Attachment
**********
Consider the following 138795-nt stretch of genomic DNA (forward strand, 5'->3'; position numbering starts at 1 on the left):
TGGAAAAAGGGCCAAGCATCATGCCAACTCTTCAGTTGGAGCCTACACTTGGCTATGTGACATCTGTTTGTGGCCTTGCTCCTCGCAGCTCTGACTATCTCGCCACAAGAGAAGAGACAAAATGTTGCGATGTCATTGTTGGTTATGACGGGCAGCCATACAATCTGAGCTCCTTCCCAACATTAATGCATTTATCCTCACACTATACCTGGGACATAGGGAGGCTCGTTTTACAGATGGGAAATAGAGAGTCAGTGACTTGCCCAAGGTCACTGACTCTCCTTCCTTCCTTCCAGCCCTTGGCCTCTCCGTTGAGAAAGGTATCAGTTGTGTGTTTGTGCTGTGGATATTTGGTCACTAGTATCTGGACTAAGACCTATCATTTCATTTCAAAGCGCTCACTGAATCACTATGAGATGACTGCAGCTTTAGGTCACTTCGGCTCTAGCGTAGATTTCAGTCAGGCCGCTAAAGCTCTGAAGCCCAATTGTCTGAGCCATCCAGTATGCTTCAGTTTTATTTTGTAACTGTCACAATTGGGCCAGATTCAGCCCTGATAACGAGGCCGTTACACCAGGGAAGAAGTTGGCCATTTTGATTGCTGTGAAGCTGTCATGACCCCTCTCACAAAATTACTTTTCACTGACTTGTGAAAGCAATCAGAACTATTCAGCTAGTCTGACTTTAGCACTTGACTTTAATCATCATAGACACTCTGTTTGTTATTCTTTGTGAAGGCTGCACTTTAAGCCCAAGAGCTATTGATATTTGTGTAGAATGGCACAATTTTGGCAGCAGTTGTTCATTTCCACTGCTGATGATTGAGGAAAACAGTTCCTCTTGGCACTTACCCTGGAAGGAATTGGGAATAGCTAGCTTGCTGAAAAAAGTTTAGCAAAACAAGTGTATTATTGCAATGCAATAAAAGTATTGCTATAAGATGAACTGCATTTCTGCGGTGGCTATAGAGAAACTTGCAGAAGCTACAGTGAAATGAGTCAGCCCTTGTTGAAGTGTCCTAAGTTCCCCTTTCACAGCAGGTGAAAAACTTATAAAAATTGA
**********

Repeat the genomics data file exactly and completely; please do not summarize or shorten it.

Consider the following 138795-nt stretch of genomic DNA (forward strand, 5'->3'; position numbering starts at 1 on the left):
TGGAAAAAGGGCCAAGCATCATGCCAACTCTTCAGTTGGAGCCTACACTTGGCTATGTGACATCTGTTTGTGGCCTTGCTCCTCGCAGCTCTGACTATCTCGCCACAAGAGAAGAGACAAAATGTTGCGATGTCATTGTTGGTTATGACGGGCAGCCATACAATCTGAGCTCCTTCCCAACATTAATGCATTTATCCTCACACTATACCTGGGACATAGGGAGGCTCGTTTTACAGATGGGAAATAGAGAGTCAGTGACTTGCCCAAGGTCACTGACTCTCCTTCCTTCCTTCCAGCCCTTGGCCTCTCCGTTGAGAAAGGTATCAGTTGTGTGTTTGTGCTGTGGATATTTGGTCACTAGTATCTGGACTAAGACCTATCATTTCATTTCAAAGCGCTCACTGAATCACTATGAGATGACTGCAGCTTTAGGTCACTTCGGCTCTAGCGTAGATTTCAGTCAGGCCGCTAAAGCTCTGAAGCCCAATTGTCTGAGCCATCCAGTATGCTTCAGTTTTATTTTGTAACTGTCACAATTGGGCCAGATTCAGCCCTGATAACGAGGCCGTTACACCAGGGAAGAAGTTGGCCATTTTGATTGCTGTGAAGCTGTCATGACCCCTCTCACAAAATTACTTTTCACTGACTTGTGAAAGCAATCAGAACTATTCAGCTAGTCTGACTTTAGCACTTGACTTTAATCATCATAGACACTCTGTTTGTTATTCTTTGTGAAGGCTGCACTTTAAGCCCAAGAGCTATTGATATTTGTGTAGAATGGCACAATTTTGGCAGCAGTTGTTCATTTCCACTGCTGATGATTGAGGAAAACAGTTCCTCTTGGCACTTACCCTGGAAGGAATTGGGAATAGCTAGCTTGCTGAAAAAAGTTTAGCAAAACAAGTGTATTATTGCAATGCAATAAAAGTATTGCTATAAGATGAACTGCATTTCTGCGGTGGCTATAGAGAAACTTGCAGAAGCTACAGTGAAATGAGTCAGCCCTTGTTGAAGTGTCCTAAGTTCCCCTTTCACAGCAGGTGAAAAACTTATAAAAATTGA